In a perfect universe, your baby would enter this world with ultimate gut health, meaning their gut would be untainted by harmful or disruptive bacteria. Unfortunately, we do not live in a perfect world. Amniotic fluid is not sterile, yet it is your baby’s first introduction to bacteria. Your gut health influences the bacteria in your amniotic fluid, and several factors influence said gut health. Those include but are not limited to sugary and starchy foods, processed foods, antibiotics, and GMOs, all of which can tarnish the gut flora you pass to your little one. By the time your baby makes their grand entrance into this world, their gut may already be out of balance.
Gut health imbalance can adversely affect even the healthiest of adults. For babies, however, it can cause everything from mood disturbances to eating issues to colic. Probiotics serve as your little one’s first defense against gut imbalance. That said, what foods are rich in probiotics, and which can you give to babies?
You cannot give them solid foods until your baby is about six months old. You can, however, make breast milk yogurt using breast milk and baby probiotics. Mix about one-eighth of a teaspoon of probiotics with one ounce of breastmilk, let ferment overnight and serve for breakfast. Though little can go wrong with this healthy mixture, always consult your pediatrician before serving your little one anything out of the ordinary.
Once your baby is six months old, you can serve yogurt, cheese, and other doctor-approved dairies. Yogurts with probiotics can help boost digestive health, increase the absorption of vitamins and minerals, help with weight management, and increase immunity, among other benefits.
Kefir is a fermented milk product that is an excellent source of vitamins, nutrients, and probiotics. Kefir is one of the most probiotic-rich foods and is more beneficial to gut health than yogurt, often touted as the best-known probiotic food in Western culture. You can introduce kefir to your little one at around six months, like yogurt. However, be sure that any kefir you introduce is in solid form and free of honey or added sweeteners.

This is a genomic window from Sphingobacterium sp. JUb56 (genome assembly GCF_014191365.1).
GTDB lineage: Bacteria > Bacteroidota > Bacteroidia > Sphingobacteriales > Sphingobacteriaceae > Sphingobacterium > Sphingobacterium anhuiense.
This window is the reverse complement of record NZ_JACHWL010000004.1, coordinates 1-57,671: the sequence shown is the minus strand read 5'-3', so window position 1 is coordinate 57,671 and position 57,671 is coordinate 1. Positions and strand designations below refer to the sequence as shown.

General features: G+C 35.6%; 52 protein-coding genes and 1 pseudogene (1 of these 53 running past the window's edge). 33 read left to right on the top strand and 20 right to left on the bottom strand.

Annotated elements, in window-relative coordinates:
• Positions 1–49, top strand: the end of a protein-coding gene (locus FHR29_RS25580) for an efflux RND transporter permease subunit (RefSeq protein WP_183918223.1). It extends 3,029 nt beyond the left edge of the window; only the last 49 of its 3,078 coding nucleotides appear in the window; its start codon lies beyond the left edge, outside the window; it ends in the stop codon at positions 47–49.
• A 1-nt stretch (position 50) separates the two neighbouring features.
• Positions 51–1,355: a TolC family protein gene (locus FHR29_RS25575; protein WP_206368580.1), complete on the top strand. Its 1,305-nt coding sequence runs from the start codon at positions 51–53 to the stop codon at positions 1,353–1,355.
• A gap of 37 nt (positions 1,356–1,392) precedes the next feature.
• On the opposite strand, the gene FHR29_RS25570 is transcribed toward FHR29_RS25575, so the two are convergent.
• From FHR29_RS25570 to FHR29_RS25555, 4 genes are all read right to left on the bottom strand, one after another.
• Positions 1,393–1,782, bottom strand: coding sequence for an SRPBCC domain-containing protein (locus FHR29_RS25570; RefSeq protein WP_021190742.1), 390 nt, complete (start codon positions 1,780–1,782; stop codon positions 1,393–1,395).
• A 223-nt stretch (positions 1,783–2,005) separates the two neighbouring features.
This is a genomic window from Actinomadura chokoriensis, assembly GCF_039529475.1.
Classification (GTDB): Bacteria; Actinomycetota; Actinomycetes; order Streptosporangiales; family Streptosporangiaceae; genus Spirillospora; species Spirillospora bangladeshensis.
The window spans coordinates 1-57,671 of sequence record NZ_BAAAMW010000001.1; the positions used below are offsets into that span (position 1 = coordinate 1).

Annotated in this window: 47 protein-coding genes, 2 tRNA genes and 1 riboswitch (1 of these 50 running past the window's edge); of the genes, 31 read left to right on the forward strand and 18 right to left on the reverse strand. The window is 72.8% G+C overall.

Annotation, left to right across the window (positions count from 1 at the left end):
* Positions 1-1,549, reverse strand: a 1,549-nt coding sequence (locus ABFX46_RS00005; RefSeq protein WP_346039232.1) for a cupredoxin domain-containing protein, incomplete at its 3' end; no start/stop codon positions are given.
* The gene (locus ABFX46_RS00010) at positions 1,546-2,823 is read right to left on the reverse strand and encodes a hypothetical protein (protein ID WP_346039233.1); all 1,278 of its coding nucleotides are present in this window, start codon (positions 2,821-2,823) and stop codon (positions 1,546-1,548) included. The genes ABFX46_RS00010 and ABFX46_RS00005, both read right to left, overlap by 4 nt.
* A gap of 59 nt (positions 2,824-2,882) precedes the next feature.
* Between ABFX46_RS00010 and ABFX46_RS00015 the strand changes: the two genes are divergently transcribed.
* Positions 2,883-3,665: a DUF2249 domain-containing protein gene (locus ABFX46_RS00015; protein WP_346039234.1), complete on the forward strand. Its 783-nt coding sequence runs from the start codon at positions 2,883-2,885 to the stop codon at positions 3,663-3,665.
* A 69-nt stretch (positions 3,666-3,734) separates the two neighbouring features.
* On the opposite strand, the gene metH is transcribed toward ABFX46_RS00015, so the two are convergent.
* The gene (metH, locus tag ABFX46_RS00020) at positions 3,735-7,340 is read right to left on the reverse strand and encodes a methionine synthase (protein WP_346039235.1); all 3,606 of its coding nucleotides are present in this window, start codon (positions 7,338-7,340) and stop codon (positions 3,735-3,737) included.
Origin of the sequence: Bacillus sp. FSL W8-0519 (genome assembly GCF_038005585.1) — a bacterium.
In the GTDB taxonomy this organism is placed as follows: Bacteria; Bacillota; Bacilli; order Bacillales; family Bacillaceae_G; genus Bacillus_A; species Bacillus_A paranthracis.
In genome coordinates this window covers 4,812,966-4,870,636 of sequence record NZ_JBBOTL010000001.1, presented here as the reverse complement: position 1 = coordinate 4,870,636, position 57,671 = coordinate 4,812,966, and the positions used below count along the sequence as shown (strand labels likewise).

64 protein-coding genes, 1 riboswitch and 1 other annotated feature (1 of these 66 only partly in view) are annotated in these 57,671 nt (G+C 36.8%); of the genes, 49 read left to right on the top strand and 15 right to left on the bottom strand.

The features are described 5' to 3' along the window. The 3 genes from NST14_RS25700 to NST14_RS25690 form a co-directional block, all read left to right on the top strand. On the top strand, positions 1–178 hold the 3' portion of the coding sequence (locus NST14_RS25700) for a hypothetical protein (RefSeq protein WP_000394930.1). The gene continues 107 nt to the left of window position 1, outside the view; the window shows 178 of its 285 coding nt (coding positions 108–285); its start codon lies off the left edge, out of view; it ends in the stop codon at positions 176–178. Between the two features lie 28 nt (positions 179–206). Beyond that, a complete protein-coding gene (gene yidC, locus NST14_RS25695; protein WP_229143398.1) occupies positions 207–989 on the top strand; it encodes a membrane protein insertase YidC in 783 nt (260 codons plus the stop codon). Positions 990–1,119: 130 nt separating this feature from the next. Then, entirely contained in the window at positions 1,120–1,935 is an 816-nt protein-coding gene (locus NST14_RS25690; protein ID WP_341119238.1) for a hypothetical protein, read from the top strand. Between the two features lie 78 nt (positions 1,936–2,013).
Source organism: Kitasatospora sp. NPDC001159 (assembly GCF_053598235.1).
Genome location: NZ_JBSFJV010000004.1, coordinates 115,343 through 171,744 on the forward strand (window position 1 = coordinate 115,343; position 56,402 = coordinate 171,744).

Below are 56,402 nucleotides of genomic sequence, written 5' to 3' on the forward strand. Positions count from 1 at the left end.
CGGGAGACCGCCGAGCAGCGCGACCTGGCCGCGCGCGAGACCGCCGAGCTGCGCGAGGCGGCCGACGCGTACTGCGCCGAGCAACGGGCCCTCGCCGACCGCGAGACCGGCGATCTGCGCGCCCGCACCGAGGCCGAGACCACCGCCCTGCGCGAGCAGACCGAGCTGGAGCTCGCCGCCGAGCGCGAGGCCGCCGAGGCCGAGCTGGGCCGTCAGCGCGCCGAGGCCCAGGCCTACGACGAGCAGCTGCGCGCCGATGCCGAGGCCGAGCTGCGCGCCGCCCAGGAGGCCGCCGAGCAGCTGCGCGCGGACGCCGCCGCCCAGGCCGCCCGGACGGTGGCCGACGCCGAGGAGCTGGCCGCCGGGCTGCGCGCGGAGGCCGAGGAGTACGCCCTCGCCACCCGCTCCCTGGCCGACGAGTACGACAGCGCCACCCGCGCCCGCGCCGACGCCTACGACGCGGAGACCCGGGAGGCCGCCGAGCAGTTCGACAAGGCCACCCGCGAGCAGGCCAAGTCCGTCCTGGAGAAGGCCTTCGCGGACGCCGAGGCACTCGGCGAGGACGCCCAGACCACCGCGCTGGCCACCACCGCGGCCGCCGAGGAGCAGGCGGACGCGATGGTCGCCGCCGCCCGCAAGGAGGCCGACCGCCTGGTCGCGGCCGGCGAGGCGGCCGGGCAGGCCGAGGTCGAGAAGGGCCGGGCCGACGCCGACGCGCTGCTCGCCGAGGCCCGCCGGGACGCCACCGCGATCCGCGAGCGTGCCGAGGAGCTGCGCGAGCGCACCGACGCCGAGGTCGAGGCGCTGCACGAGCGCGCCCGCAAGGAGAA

Aged cheeses, such as Gouda, cheddar, provolone, Swiss and cottage cheese, are all strong sources of probiotics. You can introduce healthy cheese to most babies between seven and nine months. However, wait until you consult your pediatrician to ensure your little one is not intolerant to dairy products. Otherwise, you risk causing an adverse effect on your little one.
Tempeh is a popular meat replacement, a fermented soy product that can be a nutritious addition to any person’s vegetarian diet. In addition to being high in proteins, vitamins, and minerals, tempeh is an excellent source of probiotics and prebiotics. While probiotics help maintain the natural balance of good and bad gut flora, prebiotics help produce good gut bacteria. This is necessary if, for any reason, your baby has more bad gut bacteria than good.
Tepache is a lightly sweetened, fizzy beverage containing fruit discards and a hint of alcohol. It is rich in nutrients such as vitamin C, manganese, calcium, and phosphorus, as well as enzymes that help aid in digestion. Because it is lightly fermented, it helps maintain the good flora within the gut by balancing the good and bad bacteria and, when necessary, promoting the production of the good. Despite its low alcohol content, tepache is safe for children of all ages to drink.
Whether your baby experiences digestive issues or you want to maintain their gut health, it is essential to familiarize yourself with foods rich in probiotics for babies. These top five foods are healthy, easily accessible, and tasty enough for children of all ages to enjoy.